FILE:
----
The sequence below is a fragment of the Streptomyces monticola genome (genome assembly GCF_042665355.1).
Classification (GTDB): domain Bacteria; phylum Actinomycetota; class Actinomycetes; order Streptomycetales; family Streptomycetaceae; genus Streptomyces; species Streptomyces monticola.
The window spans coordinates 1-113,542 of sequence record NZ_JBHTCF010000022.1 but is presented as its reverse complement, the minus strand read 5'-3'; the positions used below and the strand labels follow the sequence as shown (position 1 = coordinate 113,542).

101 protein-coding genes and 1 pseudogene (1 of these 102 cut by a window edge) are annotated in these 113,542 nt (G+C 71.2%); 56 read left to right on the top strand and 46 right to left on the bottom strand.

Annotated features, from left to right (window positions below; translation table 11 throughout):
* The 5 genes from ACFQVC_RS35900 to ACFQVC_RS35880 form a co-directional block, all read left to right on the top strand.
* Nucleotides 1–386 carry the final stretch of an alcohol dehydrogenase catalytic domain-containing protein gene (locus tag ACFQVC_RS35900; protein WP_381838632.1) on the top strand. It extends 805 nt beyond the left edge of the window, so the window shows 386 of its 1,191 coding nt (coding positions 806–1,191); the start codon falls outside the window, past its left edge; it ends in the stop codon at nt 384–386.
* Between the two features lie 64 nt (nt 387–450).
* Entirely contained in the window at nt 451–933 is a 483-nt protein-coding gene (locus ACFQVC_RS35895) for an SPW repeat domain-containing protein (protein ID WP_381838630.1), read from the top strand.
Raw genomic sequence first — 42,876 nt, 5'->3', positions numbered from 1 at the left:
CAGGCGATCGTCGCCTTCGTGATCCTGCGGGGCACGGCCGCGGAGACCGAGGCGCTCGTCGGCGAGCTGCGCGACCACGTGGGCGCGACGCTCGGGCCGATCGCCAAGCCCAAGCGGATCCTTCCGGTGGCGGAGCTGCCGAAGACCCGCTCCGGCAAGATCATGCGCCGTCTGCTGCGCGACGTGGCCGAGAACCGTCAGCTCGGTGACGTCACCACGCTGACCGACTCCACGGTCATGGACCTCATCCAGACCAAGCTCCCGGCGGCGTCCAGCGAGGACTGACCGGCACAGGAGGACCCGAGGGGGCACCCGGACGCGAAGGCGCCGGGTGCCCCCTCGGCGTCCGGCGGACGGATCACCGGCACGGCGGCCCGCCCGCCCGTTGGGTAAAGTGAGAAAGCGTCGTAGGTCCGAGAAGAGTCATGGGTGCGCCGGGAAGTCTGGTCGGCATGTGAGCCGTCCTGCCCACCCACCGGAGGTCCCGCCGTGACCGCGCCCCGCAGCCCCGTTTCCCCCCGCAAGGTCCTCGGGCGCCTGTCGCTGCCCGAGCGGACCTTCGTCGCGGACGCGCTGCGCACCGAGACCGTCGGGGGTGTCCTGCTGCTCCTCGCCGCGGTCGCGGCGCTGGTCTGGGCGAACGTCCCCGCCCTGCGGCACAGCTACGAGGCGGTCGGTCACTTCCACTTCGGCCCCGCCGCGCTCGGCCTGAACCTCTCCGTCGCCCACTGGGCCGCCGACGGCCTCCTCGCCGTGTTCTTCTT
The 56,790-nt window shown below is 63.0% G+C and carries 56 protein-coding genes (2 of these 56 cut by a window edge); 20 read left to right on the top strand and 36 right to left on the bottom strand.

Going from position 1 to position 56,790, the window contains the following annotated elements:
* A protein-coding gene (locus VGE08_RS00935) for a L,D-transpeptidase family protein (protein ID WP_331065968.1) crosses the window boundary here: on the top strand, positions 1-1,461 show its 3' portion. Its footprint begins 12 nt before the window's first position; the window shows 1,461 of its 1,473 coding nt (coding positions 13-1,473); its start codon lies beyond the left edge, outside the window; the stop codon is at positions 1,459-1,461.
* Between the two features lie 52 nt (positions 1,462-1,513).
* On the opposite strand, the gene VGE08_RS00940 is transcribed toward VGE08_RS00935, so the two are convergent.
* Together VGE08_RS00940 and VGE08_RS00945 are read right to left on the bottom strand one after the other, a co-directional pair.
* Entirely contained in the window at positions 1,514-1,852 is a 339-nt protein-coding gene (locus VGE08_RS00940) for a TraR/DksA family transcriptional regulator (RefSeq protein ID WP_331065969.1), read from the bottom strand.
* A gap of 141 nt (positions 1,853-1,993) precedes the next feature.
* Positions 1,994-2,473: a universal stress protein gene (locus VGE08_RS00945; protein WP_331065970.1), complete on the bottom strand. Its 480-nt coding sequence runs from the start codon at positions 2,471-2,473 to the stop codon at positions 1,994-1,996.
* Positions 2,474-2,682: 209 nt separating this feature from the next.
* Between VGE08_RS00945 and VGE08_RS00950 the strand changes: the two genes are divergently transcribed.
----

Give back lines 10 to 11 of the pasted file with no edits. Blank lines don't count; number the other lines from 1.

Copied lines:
Raw genomic sequence first — 42,876 nt, 5'->3', positions numbered from 1 at the left:
CAGGCGATCGTCGCCTTCGTGATCCTGCGGGGCACGGCCGCGGAGACCGAGGCGCTCGTCGGCGAGCTGCGCGACCACGTGGGCGCGACGCTCGGGCCGATCGCCAAGCCCAAGCGGATCCTTCCGGTGGCGGAGCTGCCGAAGACCCGCTCCGGCAAGATCATGCGCCGTCTGCTGCGCGACGTGGCCGAGAACCGTCAGCTCGGTGACGTCACCACGCTGACCGACTCCACGGTCATGGACCTCATCCAGACCAAGCTCCCGGCGGCGTCCAGCGAGGACTGACCGGCACAGGAGGACCCGAGGGGGCACCCGGACGCGAAGGCGCCGGGTGCCCCCTCGGCGTCCGGCGGACGGATCACCGGCACGGCGGCCCGCCCGCCCGTTGGGTAAAGTGAGAAAGCGTCGTAGGTCCGAGAAGAGTCATGGGTGCGCCGGGAAGTCTGGTCGGCATGTGAGCCGTCCTGCCCACCCACCGGAGGTCCCGCCGTGACCGCGCCCCGCAGCCCCGTTTCCCCCCGCAAGGTCCTCGGGCGCCTGTCGCTGCCCGAGCGGACCTTCGTCGCGGACGCGCTGCGCACCGAGACCGTCGGGGGTGTCCTGCTGCTCCTCGCCGCGGTCGCGGCGCTGGTCTGGGCGAACGTCCCCGCCCTGCGGCACAGCTACGAGGCGGTCGGTCACTTCCACTTCGGCCCCGCCGCGCTCGGCCTGAACCTCTCCGTCGCCCACTGGGCCGCCGACGGCCTCCTCGCCGTGTTCTTCTT